Prediction of temperature and crystal growth evolution during 3D printing of polymeric materials via extrusion

Y. Yuan, C. Abeykoon*, W. Mirihanage, A. Fernando, Yue-che Kao, J.a.w. Harings

*Corresponding author for this work

Research output: Contribution to journalArticleAcademicpeer-review


Material Extrusion (ME), which is a type of Additive Manufacturing (AM), has become widely popular in the manufacturing world. However, the evolution of a material's temperature in this relatively new manufacturing method, which plays an important role in the polymer crystallinity, is not yet well researched. Next to voids, interlayer adhesion and surface roughness, the degree of crystallinity strongly determines the quality of printed products. Hence, a thorough and deep understanding of crystallinity in ME is essential for the improvement of the parts printed. In this paper, a primary generic model is proposed to predict the temperature evolution and crystal growth of printed polymer materials. The temperature evolution was developed based on the twodimensional domain discretisation method and the crystal growth was simulated via the Hoffman-Lauritzen theory. In the simulation, key parameters have been taken into consideration, such as the printing speed, thermal convection coefficient, thermal contact conductance with the platform, nozzle diameter and latent heat in crystallisation. Then, a single-line printing scenario was tested to verify the accuracy of the model. A comparison of the model predictions with the experimental results showed only of up to 3.8 degrees C deviations which is a 2% of maximum percentage mismatch from the full scale reading. (c) 2020 The Authors. Published by Elsevier Ltd. This is an open access article under the CC BY-NC-ND license (http://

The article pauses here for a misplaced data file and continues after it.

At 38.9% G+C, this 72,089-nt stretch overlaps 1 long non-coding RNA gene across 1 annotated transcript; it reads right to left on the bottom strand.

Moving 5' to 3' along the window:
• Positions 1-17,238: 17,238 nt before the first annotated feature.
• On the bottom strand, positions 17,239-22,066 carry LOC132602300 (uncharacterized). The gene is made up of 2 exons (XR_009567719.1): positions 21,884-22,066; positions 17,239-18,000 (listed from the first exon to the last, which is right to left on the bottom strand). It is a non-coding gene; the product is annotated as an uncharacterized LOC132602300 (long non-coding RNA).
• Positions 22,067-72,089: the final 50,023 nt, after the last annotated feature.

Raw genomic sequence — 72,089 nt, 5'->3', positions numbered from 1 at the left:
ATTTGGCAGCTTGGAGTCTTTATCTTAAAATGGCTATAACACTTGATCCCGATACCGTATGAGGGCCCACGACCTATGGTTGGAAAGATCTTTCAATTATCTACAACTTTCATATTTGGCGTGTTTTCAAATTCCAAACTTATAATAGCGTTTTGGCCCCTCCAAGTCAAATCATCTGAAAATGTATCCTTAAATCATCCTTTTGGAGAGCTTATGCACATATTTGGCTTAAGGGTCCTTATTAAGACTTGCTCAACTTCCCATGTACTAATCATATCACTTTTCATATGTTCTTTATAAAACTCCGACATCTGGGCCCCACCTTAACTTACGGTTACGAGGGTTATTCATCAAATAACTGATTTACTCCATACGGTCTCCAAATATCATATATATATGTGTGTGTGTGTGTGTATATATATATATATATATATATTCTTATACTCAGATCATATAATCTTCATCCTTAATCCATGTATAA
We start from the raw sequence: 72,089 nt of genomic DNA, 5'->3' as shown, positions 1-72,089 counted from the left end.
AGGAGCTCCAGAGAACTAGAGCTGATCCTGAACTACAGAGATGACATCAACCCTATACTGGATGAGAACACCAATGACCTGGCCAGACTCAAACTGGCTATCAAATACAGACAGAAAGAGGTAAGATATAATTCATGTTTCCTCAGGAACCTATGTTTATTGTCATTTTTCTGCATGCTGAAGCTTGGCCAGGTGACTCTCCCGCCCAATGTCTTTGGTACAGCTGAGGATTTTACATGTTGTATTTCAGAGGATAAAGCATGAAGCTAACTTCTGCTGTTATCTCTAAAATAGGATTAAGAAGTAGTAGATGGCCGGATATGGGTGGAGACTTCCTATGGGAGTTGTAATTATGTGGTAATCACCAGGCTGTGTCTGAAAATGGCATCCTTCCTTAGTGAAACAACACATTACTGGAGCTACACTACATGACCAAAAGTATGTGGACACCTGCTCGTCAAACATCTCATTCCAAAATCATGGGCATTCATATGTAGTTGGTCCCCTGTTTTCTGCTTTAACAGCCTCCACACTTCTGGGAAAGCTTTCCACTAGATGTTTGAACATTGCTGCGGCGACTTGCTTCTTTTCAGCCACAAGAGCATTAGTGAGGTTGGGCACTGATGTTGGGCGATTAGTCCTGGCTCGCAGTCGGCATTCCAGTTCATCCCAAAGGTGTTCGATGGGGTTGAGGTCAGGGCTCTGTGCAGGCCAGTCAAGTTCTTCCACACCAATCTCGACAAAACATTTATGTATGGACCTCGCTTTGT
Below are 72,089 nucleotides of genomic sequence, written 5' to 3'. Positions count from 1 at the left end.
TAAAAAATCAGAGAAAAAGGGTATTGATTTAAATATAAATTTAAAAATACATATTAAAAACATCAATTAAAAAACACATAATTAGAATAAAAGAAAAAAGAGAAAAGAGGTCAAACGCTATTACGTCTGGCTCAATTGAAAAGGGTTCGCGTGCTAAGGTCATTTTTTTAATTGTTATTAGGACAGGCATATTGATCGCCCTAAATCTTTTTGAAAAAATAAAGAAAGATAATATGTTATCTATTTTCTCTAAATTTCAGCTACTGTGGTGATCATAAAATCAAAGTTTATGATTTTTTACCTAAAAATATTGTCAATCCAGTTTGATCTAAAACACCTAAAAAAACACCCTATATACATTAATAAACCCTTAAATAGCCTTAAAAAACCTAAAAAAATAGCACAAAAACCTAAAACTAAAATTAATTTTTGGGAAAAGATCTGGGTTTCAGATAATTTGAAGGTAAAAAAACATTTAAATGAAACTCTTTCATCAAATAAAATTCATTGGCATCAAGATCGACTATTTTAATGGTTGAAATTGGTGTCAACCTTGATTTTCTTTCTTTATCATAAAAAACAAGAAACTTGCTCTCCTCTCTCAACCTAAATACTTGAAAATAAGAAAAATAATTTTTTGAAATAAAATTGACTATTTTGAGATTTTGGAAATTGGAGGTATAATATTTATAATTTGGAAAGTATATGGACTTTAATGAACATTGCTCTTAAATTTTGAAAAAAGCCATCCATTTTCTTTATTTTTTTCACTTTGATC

Original languageEnglish
Article number109121
Number of pages10
JournalMaterials & design
Publication statusPublished - 1 Nov 2020


  • Additive manufacturing
  • Modelling
  • Semi-crystalline polymers
  • Domain discretisation
  • Material extrusion (ME) br
  • ACID)

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